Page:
It would not be feasible to infect people with the bacterium, and SipA on its own will likely deteriorate quickly in the bloodstream, coauthor Gang Han, Ph.D., of the University of Massachusetts Medical School, explained in a press release. The researchers therefore fused SipA to gold nanoparticles, generating what they refer to as a nanoparticle mimic ofSalmonella. They designed the nanoparticle to enhance the stability of SipA, while retaining its ability to interact with other proteins.
In an effort to target tumors without harming healthy tissues, the researchers used a nanoparticle of specific size that should only be able to access the tumor tissue due to its “leaky” architecture. “Because of this property, we are hoping to be able to avoid negative effects to healthy tissues,” said Dr. McCormick. Another benefit of this technology is that the nanoparticle can be modified to enhance tumor targeting and minimize the potential for side effects, she added.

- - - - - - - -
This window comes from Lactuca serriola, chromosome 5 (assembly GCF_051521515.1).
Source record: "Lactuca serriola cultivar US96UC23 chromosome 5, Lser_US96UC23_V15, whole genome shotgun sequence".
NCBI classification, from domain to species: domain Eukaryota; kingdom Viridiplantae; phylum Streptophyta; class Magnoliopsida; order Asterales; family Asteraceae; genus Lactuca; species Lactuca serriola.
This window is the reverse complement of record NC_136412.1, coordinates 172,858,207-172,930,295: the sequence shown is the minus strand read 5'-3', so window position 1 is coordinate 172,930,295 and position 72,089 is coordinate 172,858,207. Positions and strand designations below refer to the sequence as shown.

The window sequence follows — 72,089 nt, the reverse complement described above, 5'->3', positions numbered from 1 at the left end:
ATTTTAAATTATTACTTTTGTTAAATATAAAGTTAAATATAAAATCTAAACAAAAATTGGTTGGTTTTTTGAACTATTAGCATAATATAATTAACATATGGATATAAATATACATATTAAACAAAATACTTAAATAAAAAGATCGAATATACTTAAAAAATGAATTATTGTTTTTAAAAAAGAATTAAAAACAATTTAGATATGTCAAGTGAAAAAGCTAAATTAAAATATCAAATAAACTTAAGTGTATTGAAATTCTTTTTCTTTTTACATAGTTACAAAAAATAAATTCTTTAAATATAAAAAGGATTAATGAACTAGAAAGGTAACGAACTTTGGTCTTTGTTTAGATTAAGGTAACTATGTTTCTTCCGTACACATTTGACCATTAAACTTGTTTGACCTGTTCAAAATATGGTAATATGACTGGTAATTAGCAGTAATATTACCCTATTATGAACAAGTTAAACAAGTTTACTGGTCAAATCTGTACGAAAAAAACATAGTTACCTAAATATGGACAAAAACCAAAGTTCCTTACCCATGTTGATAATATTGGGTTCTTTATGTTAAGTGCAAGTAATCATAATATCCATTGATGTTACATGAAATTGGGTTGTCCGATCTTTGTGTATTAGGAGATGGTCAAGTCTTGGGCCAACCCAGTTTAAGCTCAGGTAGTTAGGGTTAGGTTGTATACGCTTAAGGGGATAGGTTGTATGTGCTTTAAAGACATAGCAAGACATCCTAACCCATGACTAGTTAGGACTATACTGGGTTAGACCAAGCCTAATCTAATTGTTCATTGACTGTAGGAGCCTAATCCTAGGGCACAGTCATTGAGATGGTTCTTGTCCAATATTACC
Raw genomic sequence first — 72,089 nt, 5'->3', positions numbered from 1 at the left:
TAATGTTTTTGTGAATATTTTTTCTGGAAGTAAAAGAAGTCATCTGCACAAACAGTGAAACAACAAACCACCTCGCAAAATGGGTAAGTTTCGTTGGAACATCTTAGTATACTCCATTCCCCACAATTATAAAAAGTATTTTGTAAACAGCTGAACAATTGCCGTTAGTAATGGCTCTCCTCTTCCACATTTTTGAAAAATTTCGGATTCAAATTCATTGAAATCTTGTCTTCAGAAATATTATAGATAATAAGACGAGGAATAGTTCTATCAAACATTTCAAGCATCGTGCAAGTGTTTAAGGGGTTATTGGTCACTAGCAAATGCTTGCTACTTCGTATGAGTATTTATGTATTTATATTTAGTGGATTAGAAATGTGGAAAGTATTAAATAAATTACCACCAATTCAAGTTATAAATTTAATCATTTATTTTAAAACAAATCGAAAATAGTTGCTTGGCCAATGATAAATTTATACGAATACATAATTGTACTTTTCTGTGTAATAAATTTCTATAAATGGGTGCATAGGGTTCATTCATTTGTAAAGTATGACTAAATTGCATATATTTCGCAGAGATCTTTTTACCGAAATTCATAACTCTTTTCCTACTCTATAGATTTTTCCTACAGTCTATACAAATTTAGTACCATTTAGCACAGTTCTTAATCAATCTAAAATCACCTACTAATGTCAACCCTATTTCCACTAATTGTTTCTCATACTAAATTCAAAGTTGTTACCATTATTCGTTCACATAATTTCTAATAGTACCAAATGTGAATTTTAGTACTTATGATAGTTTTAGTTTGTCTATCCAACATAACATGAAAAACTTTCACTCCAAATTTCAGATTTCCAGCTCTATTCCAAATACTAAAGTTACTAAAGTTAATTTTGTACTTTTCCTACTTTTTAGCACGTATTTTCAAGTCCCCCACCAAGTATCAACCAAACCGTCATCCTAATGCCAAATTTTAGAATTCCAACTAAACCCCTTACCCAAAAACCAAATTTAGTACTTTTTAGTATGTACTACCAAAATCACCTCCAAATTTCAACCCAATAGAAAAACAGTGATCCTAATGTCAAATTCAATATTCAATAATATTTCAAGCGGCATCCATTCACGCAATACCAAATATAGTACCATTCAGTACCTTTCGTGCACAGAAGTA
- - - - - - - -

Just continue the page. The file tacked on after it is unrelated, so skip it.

The researchers showed that this nanoparticle was 100 times more effective than SipA protein alone at reducing P-gp levels in a human colon cancer cell line. The enhanced function of the nanoparticle is likely due to stabilization of SipA, explained the researchers.
The team then tested the nanoparticle in a mouse model of colon cancer, because this cancer type is known to express high levels of P-gp. When they treated tumor-bearing mice with the nanoparticle plus doxorubicin, P-gp levels dropped and the tumors grew substantially less than in mice treated with the nanoparticle or doxorubicin alone. The researchers observed similar results in a mouse model of human breast cancer.